Do Pets Make Babies Healthier?
Many new parents worry that their pet cat or dog will undermine their baby's health. In fact, it is not uncommon to find unwanted animals at the shelter whose paperwork lists "new baby" as the reason for the surrender. However, new parents should think twice, as a recent study shows that infants in homes with dogs and cats are sick less frequently than their pet-free counterparts.
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The study, published in the medical journal, Pediatrics, reveals that young babes co-habitating with a family cat or dog succumbed to fewer runny noses, coughs and ear infections. For example, youngsters in a home with a pet dog were 44% less likely to have developed an ear infection and 29% less liklely to have used an antibiotic during their first year.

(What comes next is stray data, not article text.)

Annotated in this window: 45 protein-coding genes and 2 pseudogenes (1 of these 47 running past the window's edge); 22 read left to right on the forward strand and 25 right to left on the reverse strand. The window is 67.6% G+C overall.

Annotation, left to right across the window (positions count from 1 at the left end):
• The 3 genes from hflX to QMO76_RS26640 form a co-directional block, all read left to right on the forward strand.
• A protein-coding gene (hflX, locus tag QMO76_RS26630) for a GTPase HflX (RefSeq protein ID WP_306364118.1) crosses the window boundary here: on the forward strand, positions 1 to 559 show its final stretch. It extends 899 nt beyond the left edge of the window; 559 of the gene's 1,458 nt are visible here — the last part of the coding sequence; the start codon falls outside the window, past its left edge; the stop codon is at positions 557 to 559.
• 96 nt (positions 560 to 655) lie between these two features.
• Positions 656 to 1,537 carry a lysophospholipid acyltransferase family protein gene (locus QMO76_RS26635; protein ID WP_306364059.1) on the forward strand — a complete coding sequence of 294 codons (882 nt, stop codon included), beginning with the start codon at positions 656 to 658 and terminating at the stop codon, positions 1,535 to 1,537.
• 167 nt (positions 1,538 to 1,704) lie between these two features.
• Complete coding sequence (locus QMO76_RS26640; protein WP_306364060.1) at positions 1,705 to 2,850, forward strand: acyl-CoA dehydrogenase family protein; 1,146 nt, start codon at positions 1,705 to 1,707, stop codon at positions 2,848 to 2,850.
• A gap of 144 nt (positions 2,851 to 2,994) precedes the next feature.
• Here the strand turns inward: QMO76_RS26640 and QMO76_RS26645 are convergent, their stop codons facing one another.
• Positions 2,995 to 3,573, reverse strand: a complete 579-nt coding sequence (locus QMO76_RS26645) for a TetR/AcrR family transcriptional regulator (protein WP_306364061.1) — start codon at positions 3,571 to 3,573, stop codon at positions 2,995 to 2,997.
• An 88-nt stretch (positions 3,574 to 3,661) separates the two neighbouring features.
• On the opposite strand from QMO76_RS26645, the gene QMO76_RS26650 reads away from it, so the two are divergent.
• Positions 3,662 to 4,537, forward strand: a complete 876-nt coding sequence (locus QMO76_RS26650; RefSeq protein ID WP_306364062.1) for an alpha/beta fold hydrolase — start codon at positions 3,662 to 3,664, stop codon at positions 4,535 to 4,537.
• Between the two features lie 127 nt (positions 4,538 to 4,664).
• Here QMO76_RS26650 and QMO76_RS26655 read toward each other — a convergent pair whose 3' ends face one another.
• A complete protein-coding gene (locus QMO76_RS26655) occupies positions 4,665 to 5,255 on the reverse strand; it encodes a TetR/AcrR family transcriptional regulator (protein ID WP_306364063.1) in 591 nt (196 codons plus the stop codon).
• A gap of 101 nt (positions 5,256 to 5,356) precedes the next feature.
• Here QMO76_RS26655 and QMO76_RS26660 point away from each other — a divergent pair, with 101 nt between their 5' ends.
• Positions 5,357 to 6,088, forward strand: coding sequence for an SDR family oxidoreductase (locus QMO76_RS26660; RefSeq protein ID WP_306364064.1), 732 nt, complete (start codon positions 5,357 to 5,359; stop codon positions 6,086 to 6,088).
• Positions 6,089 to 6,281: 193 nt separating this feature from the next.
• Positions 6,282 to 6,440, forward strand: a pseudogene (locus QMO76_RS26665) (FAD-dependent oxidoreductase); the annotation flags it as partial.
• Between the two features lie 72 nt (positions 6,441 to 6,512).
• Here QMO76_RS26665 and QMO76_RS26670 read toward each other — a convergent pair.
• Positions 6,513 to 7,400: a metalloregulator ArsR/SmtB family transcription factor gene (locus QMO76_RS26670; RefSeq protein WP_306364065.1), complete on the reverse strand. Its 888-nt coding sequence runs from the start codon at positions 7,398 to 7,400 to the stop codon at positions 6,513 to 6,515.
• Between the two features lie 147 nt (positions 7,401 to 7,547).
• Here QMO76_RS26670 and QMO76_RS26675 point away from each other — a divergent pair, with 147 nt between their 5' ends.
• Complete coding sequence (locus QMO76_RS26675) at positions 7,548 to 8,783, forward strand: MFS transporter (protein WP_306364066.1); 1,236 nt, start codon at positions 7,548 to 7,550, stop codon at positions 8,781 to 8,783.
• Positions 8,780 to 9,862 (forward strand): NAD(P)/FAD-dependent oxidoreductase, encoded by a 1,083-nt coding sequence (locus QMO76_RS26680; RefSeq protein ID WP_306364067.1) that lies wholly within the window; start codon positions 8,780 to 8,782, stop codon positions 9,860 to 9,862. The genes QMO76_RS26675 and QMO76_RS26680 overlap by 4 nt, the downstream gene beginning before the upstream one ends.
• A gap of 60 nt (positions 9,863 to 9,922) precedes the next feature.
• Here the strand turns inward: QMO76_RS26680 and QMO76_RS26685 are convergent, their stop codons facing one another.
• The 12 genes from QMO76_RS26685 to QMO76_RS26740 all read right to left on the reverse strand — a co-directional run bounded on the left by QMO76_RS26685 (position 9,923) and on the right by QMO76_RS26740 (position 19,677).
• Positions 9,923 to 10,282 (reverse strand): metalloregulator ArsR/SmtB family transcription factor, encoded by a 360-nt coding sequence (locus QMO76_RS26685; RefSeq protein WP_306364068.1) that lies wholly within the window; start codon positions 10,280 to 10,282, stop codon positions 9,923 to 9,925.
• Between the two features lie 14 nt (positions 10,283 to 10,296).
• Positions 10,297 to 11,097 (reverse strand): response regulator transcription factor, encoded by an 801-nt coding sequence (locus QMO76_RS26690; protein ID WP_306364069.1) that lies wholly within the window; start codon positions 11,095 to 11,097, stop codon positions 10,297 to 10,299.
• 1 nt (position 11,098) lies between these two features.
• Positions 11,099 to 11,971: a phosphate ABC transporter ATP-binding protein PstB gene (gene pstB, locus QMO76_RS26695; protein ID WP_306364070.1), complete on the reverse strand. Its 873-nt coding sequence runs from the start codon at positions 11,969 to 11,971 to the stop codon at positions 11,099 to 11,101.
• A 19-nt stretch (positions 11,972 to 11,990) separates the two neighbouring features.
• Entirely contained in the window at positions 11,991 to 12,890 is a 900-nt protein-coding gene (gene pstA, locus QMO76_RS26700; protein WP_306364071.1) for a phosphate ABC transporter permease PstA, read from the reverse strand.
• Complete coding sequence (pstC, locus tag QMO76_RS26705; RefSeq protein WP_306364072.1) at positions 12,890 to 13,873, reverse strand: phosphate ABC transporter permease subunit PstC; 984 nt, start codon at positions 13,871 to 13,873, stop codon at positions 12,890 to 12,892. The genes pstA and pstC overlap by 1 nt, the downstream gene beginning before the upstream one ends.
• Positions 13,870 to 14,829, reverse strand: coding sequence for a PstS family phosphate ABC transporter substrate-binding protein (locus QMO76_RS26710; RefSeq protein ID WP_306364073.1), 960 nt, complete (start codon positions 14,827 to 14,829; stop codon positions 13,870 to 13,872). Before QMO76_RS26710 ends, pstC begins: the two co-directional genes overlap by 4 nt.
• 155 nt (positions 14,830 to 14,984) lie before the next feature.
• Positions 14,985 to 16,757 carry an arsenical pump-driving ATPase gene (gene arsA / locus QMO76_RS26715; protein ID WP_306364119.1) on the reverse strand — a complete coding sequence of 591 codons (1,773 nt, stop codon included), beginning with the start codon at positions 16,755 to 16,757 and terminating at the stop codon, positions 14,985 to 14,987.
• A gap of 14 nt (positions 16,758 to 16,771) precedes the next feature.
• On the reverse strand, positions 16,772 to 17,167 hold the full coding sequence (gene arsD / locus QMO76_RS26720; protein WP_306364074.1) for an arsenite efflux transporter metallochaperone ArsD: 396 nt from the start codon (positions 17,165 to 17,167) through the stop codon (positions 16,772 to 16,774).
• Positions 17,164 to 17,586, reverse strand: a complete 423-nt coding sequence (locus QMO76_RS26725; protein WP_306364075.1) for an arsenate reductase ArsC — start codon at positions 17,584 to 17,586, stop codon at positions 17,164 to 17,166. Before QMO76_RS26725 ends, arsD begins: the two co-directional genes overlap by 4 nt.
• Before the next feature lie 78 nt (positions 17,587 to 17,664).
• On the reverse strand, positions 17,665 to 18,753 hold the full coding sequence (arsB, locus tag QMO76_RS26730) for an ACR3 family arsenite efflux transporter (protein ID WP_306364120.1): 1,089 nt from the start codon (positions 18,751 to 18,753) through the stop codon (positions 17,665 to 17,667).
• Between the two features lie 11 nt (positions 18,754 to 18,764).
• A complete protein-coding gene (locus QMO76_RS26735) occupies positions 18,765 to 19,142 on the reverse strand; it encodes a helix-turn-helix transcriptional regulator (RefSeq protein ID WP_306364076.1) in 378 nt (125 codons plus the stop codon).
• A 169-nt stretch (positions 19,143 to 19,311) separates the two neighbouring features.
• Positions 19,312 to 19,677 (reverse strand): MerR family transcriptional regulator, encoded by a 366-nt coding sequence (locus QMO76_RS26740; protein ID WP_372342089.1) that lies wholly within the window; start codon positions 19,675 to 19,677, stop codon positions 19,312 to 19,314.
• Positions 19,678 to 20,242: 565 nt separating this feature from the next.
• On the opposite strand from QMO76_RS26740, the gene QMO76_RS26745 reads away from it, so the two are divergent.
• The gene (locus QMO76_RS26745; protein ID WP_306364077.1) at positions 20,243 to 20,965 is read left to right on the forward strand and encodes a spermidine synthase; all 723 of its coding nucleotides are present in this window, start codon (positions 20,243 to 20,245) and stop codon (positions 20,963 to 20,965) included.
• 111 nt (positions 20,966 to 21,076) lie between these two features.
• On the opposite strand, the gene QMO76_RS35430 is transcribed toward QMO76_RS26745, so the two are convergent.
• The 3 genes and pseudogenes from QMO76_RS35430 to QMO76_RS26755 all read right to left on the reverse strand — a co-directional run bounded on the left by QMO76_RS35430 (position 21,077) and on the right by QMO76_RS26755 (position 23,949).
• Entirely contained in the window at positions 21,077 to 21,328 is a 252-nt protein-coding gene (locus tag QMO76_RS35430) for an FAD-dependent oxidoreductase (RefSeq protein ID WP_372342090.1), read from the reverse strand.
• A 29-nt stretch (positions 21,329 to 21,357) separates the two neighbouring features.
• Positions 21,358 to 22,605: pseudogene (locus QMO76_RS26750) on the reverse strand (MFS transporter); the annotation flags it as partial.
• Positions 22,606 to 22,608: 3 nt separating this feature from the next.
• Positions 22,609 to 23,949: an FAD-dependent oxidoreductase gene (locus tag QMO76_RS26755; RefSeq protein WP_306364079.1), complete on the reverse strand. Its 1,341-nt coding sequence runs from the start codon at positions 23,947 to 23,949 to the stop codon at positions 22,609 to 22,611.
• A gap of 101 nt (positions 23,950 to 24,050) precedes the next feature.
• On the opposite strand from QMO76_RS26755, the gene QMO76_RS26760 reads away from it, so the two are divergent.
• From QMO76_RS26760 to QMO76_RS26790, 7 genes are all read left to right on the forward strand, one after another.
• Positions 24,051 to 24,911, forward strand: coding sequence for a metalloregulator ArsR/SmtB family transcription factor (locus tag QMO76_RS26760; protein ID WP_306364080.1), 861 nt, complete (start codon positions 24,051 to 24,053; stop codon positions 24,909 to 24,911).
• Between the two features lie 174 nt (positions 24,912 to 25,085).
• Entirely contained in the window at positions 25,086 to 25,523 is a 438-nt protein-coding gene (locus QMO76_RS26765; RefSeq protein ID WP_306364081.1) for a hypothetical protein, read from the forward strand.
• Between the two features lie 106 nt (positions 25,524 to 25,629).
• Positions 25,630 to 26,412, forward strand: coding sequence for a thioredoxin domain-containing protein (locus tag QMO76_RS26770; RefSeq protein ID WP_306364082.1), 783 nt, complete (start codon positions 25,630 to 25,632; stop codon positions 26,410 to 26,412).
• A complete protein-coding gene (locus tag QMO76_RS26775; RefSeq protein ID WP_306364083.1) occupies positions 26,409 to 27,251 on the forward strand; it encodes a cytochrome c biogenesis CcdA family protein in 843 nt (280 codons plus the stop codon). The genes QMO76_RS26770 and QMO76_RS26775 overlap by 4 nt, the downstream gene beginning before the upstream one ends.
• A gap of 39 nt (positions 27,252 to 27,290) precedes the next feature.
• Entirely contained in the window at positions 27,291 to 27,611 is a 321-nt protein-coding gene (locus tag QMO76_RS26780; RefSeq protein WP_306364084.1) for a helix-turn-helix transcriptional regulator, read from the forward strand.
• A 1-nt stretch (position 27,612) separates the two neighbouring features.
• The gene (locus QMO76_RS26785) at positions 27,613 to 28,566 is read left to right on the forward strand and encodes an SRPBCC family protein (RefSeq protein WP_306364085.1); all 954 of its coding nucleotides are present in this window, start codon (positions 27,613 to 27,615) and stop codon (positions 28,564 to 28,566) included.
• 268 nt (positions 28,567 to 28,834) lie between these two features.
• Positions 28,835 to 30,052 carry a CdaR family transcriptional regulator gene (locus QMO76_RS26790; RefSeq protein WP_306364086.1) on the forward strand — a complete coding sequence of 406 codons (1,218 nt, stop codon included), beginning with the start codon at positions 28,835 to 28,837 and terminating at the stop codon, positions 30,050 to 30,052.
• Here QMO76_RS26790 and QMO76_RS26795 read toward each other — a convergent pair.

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It is interesting to note that the positive effect was more pronounced with dogs than cats - and more pronounced when the pet spent less than 6 hours per day in the house.
One conclusion that has been drawn is the counterintuitive notion that an overly clean environment may not be ideal for babies with developing immune systems. A child's immune system needs to be challenged to develop. Pets inevitably introduce more bacteria, yeast and other microscopic critters into a child's environment - and that may actually do a baby's body good!